Nexus: A Journal for Teachers in Development
October 1998 Issue
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Editor's Message

By Susan L. Schwartz

Welcome to the first issue of "Nexus,"a new annual electronic journal devoted to teacher training, development, and education.  What do those terms mean?  I would like to share with you my definitions so you may understand what I mean when I use those terms, because after posting that question to TESL-L, the electronic discussion list for ESL/EFL teachers, I saw from the responses received that there was no unanimously agreed-upon definition for each term.

In the past, I used "teacher training" and "teacher development" interchangeably, and used"teacher education" as an umbrella term encompassing both of the other phrases.  To me, "teacher training" referred to a teacher being taught how to do something by someone (a trainer) with expertise in a particular area or areas.  "Teacher development" implied improving the skills that a teacher already possessed.  I thought of "teacher education" as a general, all-purpose term that included everything involved in the training and development of teaching professionals.  Like teacher training, teacher development and teacher education were conducted by people--developers, educators--who were experienced in training teachers to be (better) teachers.  Although I preferred the term "teacher education," I frequently used the term "teacher training" instead, as that seemed to be more familiar to most people.  My goal for this journal is that it be a resource for people who are engaged in helping teachers become better teachers.

I decided to name this journal "Nexus: A Journal for Teachers in Development" for two reasons.  First, a nexus is a link or a connected group, and I would like this journal to be a connection between people interested in the education of teachers of English to speakers of other languages (ESOL).  Also, I intentionally used the word "development" to connote an on-going process of education and because many ESOL teachers work in developing countries.  It is my hope that this journal will in a small way provide useful information to everyone involved in furthering the profession of English language teaching.

The first article in this issue deals with, most appropriately, distance education.  Mercedes Rossetti discusses the characteristics that are necessary to be a good teacher in distance education programs.  In his article, Paolo Rossetti (no relation) describes a presentation on using the Internet that he designed for teachers at a conference in Italy while he himself was in Canada.  Steven Schofield explains why teachers should use authentic video in their classes and examines several factors that teachers should take into consideration when selecting videos to use.  The next article, by Baobin Zhao, describes the college or university programs that secondary school teachers in China must complete in order to become qualified teachers.  The last article, which I wrote, is a review of a textbook that deals with training teachers of English to use communicative techniques.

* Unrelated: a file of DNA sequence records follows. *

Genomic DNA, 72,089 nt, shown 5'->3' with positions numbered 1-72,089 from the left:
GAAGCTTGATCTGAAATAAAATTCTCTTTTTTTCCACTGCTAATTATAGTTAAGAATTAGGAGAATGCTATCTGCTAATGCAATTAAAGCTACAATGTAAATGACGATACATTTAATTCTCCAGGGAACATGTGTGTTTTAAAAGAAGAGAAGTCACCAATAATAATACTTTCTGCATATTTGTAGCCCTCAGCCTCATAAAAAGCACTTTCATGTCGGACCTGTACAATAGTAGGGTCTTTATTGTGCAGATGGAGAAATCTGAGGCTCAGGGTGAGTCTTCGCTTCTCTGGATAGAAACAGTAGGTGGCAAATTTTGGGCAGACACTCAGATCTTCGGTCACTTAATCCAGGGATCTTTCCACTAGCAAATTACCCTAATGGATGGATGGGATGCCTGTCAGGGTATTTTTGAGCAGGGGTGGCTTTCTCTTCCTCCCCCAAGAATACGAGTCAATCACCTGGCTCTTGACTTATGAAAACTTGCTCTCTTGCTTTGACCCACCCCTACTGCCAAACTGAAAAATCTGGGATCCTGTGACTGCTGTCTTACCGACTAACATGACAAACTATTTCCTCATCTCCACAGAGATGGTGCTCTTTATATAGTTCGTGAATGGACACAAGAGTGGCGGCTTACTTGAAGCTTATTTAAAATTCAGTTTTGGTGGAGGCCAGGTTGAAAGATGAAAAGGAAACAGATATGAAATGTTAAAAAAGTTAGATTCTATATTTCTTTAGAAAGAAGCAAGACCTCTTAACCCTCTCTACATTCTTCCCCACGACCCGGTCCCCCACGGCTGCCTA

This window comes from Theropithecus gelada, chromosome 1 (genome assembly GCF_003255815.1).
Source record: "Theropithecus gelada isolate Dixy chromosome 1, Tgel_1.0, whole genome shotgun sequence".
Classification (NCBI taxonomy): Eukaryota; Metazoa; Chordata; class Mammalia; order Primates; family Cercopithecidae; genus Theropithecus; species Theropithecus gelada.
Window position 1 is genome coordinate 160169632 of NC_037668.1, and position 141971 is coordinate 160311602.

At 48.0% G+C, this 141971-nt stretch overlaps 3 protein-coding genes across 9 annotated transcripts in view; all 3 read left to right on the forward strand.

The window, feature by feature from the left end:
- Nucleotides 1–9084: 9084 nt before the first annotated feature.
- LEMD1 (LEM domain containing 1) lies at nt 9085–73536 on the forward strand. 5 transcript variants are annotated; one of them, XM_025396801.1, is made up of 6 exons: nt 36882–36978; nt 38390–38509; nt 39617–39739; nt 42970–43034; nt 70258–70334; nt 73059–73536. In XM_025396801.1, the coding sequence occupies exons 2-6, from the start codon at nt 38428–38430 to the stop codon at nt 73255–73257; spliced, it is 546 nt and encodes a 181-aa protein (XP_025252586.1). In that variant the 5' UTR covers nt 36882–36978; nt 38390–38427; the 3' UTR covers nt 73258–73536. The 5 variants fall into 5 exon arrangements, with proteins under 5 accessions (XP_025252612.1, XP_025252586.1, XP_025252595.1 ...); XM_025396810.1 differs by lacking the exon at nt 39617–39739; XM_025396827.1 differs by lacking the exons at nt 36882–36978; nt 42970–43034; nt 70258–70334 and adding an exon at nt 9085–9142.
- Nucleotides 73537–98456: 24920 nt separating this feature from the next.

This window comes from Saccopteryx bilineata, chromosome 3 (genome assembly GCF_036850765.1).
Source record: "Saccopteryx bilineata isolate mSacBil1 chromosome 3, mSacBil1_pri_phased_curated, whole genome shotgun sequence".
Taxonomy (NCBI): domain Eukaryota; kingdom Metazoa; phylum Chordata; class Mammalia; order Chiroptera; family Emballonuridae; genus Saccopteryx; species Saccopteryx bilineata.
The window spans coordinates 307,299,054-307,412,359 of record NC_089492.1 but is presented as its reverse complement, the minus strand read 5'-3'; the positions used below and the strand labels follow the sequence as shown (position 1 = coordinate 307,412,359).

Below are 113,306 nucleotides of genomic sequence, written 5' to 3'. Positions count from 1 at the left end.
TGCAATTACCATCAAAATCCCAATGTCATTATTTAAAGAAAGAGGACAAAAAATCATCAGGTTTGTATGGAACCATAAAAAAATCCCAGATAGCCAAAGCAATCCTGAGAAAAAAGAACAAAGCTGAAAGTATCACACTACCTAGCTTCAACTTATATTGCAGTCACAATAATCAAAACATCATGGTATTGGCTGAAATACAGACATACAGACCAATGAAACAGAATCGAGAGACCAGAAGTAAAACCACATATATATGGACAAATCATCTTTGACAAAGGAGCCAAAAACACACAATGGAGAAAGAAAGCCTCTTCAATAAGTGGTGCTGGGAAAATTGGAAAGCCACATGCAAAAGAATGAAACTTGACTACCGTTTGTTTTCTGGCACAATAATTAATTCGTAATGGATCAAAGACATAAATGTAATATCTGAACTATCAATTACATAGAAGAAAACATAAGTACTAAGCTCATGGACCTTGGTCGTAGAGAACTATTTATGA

The next issue of "Nexus" will be published in November 1999.  To submit articles for consideration, please email them to me at <> by July 31, 1999; write "Nexus--Submission" in the Subject line.  To request the guidelines for submission, write to me at the above address and put "Nexus--Request for Guidelines" in the Subject line.  I would appreciate any feedback about the journal and am especially interested in any suggestions for how I may improve it.  Again, write to me at the above address and put "Nexus--Feedback" in the Subject line.  Please feel free to share this issue with your colleagues; if they would like a free subscription, just tell them to write to the same address and, in the Subject line, write "Nexus--Subscription Request."

I hope you enjoy the journal.


1)  Distance Education in English Teaching, by Mercedes Rossetti

2)  Distance Teacher Training: A Virtual Tour of the Internet from an EFL Teacher's Perspective, by Paolo Rossetti

3)  Selecting Authentic Video for the Adult EFL Classroom, by Steven Schofield

4)  Training Teachers for Secondary School English Teaching in China, by Baobin Zhao

5)  Book Review:  Teach English, by Adrian Doff; Reviewed by Susan L. Schwartz

Click here to read the articles

Volume 1, Issue 1, October 1998 

                                            NEXUS   ISSN 1521-1894
                                            Copyright 2007